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Faith-based Investors Meet to Jump start post-Sandy Revitalization of Low-income Areas

Press Contact: 
Regina Weiss
Director of Communications
212-213-2113 x 20
Isaiah Fund commits $1 million to long-term recovery effort
Release Date: 
Wednesday, March 6, 2013


On Wednesday, March 6, 2013 the Isaiah Fund, the nation’s only interfaith investment fund dedicated to long-term recovery after natural disasters, held a meeting to jump start investment in low-income urban communities affected by Hurricane Sandy. The Isaiah Fund kicked things off by announcing a $1 million commitment to the effort.

The Isaiah Fund formed in the wake of Hurricanes Rita and Katrina to invest in the rebuilding and revitalization of disaster-torn communities in the Gulf Coast. The Fund has invested $4 million in New Orleans to date to help build or rebuild hundreds of affordable homes over the past five years, and well as space for cultural activities, small businesses, schools and medical facilities. Fund members include Baptist, Catholic, Jewish, Mennonite and other faith-based institutions.

The goal of Wednesday’s meeting, which took place at the Nathan Cummings Foundation, was to match proven, effective strategies for rebuilding and revitalization with appropriate investment.  Disaster recovery experts, foundation funders, community investment groups and disaster response organizations shared lessons learned from years of recovery work in the Gulf Coast and information about current needs in New York and New Jersey.

“We have learned so much since coming together five years ago determined to invest in New Orleans’ recovery,” said Mark Regier, Director of Stewardship Investing for Everence Financial and a founding member of the Isaiah Fund Board of Managers.  “Today we have the privilege of taking the experience we have gained working with residents of the Gulf Coast and using it to foster effective strategies that will assist in the recovery of the most vulnerable communities harmed by Hurricane Sandy.”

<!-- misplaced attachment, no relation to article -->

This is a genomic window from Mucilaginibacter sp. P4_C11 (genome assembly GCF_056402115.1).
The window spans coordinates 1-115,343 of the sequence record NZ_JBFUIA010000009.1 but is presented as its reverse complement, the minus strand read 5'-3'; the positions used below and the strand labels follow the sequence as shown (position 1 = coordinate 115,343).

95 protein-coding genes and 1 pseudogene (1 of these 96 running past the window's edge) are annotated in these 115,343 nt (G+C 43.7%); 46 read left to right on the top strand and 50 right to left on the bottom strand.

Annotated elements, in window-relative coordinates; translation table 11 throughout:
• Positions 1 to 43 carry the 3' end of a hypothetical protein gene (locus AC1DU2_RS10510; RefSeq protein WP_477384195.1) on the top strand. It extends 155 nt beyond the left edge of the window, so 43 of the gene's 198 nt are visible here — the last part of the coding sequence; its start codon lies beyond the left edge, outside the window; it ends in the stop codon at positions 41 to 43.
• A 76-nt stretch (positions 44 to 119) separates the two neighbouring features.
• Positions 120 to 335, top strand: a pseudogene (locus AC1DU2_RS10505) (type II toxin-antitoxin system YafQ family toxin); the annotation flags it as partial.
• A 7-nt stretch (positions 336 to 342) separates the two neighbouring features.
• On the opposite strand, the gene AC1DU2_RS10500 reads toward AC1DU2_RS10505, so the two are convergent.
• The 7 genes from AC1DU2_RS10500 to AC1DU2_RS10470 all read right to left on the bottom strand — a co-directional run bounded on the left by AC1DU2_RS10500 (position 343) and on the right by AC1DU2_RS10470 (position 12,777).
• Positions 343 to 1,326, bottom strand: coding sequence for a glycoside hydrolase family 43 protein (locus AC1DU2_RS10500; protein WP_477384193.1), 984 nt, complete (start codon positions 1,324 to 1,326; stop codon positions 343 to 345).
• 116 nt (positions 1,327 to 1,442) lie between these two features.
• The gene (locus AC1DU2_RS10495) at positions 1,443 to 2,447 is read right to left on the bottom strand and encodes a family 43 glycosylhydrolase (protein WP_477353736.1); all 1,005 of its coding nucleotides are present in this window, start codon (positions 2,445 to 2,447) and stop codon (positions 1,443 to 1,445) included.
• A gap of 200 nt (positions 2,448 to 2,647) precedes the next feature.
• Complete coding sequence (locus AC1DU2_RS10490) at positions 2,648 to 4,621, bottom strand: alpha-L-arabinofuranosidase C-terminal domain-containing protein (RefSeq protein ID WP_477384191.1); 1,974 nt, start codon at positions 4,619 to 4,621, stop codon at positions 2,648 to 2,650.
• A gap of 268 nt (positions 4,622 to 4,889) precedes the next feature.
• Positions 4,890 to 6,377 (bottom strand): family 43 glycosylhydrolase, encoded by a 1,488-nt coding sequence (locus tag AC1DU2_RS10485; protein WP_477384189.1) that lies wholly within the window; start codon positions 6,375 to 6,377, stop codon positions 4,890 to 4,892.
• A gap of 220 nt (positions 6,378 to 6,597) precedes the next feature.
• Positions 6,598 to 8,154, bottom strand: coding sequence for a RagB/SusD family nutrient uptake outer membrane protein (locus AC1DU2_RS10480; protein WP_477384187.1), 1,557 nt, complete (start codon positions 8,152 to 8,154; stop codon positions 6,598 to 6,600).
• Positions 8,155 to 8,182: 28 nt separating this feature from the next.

“We know from our own investment experience, that when you listen to community members, and provide access to the resources they tell you they actually need, it ignites the growth of economic opportunity, systemic recovery and permanent change,” said Flozell Daniels, President and CEO, Foundation for Louisiana, an Isaiah funder. “We have seen the success of this model in the Gulf Coast and there is no doubt it can be equally effective for communities devastated by Hurricane Sandy.”

“This is an opportunity for the Isaiah Fund to replicate the information gathering that enabled us to make successful loans amounting to more than $4 million for affordable housing and essential community facilities in New Orleans,” said Jeffrey Dekro, President of the Isaiah Fund and Bend the Arc’s Tzedec Economic Development Fund.

“We are extremely grateful to have the wealth of talent, wisdom and experience gathered in this room,” said Alan van Capelle, CEO of Bend the Arc: A Jewish Partnership for Justice, which houses and manages the Isaiah Fund. “After Hurricane Sandy, many of us were focused on meeting immediate critical needs for food, water, clothing and other essentials. But we know that isn’t enough, not by a long shot. We will be there for the long haul, until these communities are able to prosper.”

“Through hard work and effective collaboration between our public and private sectors, New Orleans has rebuilt homes, businesses and entire neighborhoods after the devastation of Hurricane Katrina,” said Liza Cowan, Vice President for Global Philanthropy, JP Morgan Chase.  “This rebirth was made possible because our city, region and nation recognized the critical importance of timely and flexible investment. We’re happy to share the lessons we’ve learned with our neighbors on the East Coast who have been impacted by Super Storm Sandy.”

Participants included representatives from the Foundation for Louisiana, Calvert Foundation, JP Morgan Chase Foundation, UJA Federation, Disabilities Opportunity Fund, National Federation of Community Development Credit Unions, New Jersey Community Capital, Interfaith Center on Corporate Responsibility, Partners for the Common Good, Queens Economic Development Corporation, Volunteer Center of Bergen County, Catholic Charities, Metropolitan Council on Jewish Poverty, Brethren Disaster Ministries, Everence Community Investments, American Baptist Home Mission Societies, Unitarian Universalists, New York Disaster Interfaith Services, Mennonite Disaster Services. 

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